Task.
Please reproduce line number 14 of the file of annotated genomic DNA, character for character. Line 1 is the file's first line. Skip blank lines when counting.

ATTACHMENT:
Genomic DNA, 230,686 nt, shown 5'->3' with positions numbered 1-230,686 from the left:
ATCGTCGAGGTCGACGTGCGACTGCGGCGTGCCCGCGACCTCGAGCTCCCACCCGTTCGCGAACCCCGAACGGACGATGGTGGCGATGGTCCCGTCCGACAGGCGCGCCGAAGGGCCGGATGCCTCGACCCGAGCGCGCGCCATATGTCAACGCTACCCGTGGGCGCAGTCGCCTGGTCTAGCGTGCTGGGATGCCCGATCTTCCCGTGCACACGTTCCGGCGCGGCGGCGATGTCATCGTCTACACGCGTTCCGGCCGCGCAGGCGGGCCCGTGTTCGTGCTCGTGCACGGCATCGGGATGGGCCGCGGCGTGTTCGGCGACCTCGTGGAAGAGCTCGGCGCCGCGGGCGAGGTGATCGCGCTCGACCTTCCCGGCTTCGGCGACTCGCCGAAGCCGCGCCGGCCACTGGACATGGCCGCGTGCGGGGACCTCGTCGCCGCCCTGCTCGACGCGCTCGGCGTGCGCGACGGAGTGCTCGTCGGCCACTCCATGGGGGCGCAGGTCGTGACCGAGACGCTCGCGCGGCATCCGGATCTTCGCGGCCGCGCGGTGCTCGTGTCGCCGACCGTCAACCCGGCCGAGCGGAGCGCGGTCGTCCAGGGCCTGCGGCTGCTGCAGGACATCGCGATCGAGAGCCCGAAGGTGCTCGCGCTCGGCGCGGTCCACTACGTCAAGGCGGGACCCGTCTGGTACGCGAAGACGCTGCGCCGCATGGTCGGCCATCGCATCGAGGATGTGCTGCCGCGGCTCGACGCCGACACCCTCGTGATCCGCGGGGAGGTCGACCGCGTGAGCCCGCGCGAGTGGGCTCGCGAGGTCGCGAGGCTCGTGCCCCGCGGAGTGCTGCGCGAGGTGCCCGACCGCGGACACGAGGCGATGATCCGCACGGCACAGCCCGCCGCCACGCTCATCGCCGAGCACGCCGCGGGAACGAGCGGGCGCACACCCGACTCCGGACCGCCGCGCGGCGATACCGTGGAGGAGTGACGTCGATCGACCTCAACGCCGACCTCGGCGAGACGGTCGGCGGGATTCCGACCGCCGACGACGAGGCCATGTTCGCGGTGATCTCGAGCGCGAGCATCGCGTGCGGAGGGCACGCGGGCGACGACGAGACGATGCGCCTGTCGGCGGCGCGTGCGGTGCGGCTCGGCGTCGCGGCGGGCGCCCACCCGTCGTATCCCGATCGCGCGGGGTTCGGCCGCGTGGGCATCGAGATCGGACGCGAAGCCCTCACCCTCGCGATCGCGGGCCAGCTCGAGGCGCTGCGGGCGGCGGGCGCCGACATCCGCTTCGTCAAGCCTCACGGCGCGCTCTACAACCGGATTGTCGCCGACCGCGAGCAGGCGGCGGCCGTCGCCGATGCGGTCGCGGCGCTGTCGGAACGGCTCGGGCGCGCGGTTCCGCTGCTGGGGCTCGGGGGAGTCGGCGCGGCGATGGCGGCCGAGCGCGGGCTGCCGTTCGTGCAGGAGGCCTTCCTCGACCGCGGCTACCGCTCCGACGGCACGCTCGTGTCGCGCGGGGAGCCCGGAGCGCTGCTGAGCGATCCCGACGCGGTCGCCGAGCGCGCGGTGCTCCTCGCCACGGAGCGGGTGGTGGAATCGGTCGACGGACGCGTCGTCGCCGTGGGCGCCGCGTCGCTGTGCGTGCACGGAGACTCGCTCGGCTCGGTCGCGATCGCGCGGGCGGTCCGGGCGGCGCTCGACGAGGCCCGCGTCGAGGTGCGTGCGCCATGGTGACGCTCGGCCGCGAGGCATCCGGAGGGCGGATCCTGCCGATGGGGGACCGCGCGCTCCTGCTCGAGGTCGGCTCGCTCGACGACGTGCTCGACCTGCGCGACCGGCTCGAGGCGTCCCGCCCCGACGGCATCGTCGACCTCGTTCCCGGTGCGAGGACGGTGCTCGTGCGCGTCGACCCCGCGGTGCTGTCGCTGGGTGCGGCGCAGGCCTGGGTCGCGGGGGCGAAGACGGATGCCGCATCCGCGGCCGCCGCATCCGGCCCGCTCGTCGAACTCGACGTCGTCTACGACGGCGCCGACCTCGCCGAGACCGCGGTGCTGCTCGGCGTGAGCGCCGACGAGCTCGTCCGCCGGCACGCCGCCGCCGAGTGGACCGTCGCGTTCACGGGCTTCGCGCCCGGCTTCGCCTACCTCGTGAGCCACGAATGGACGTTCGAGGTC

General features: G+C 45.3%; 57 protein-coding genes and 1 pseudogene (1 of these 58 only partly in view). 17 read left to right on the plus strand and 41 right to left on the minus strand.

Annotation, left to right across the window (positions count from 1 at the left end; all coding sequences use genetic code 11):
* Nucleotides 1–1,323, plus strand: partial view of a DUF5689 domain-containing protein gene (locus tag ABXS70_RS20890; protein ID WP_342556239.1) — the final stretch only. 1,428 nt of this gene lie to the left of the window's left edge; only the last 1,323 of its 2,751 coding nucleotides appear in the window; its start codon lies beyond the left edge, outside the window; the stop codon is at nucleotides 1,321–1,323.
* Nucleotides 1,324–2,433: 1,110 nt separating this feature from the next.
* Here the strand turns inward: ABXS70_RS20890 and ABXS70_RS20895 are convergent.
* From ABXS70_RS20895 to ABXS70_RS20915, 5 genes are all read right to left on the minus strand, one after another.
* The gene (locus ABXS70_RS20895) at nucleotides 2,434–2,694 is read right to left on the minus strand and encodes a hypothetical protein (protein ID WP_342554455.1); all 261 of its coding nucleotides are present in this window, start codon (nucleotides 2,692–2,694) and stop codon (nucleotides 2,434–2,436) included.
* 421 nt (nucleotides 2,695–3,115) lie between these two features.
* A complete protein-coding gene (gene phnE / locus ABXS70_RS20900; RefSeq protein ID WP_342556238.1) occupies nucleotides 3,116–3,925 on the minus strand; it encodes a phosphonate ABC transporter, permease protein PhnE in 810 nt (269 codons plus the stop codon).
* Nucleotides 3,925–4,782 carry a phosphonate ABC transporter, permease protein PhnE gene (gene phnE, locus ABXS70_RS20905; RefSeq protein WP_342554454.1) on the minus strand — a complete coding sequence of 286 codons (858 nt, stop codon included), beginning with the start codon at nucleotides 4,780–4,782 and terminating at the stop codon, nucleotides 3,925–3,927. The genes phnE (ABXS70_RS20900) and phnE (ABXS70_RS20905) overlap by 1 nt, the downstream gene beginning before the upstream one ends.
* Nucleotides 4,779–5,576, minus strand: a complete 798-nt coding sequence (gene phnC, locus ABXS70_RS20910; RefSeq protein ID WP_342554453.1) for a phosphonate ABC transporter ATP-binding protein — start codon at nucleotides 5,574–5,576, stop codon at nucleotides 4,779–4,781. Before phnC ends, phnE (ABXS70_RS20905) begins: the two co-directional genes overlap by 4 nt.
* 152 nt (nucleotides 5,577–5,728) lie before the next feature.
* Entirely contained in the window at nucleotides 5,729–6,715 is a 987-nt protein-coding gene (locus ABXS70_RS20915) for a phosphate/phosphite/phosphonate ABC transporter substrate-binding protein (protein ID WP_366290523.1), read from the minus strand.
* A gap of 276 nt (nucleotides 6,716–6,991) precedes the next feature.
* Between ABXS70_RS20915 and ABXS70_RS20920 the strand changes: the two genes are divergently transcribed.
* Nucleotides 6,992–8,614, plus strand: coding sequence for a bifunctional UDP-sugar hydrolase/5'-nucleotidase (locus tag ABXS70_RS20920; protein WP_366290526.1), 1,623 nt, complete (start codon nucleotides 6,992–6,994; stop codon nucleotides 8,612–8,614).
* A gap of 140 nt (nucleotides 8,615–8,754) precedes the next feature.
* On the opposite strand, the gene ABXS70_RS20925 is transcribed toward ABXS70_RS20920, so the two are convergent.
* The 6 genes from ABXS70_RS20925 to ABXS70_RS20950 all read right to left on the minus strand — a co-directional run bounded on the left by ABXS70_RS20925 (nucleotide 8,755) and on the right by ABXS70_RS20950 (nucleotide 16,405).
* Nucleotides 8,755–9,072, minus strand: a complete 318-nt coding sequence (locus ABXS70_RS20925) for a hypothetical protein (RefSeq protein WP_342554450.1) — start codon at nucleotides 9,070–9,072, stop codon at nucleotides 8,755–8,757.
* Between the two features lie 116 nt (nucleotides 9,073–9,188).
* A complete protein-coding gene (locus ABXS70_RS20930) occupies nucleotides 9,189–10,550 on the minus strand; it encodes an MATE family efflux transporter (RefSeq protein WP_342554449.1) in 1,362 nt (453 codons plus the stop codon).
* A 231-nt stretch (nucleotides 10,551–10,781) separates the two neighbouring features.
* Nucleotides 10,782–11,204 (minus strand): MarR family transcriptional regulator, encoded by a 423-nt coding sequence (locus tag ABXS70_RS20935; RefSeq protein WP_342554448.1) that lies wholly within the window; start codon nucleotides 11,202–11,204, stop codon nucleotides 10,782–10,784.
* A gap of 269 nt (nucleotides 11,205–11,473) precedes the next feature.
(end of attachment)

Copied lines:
* 152 nt (nucleotides 5,577–5,728) lie before the next feature.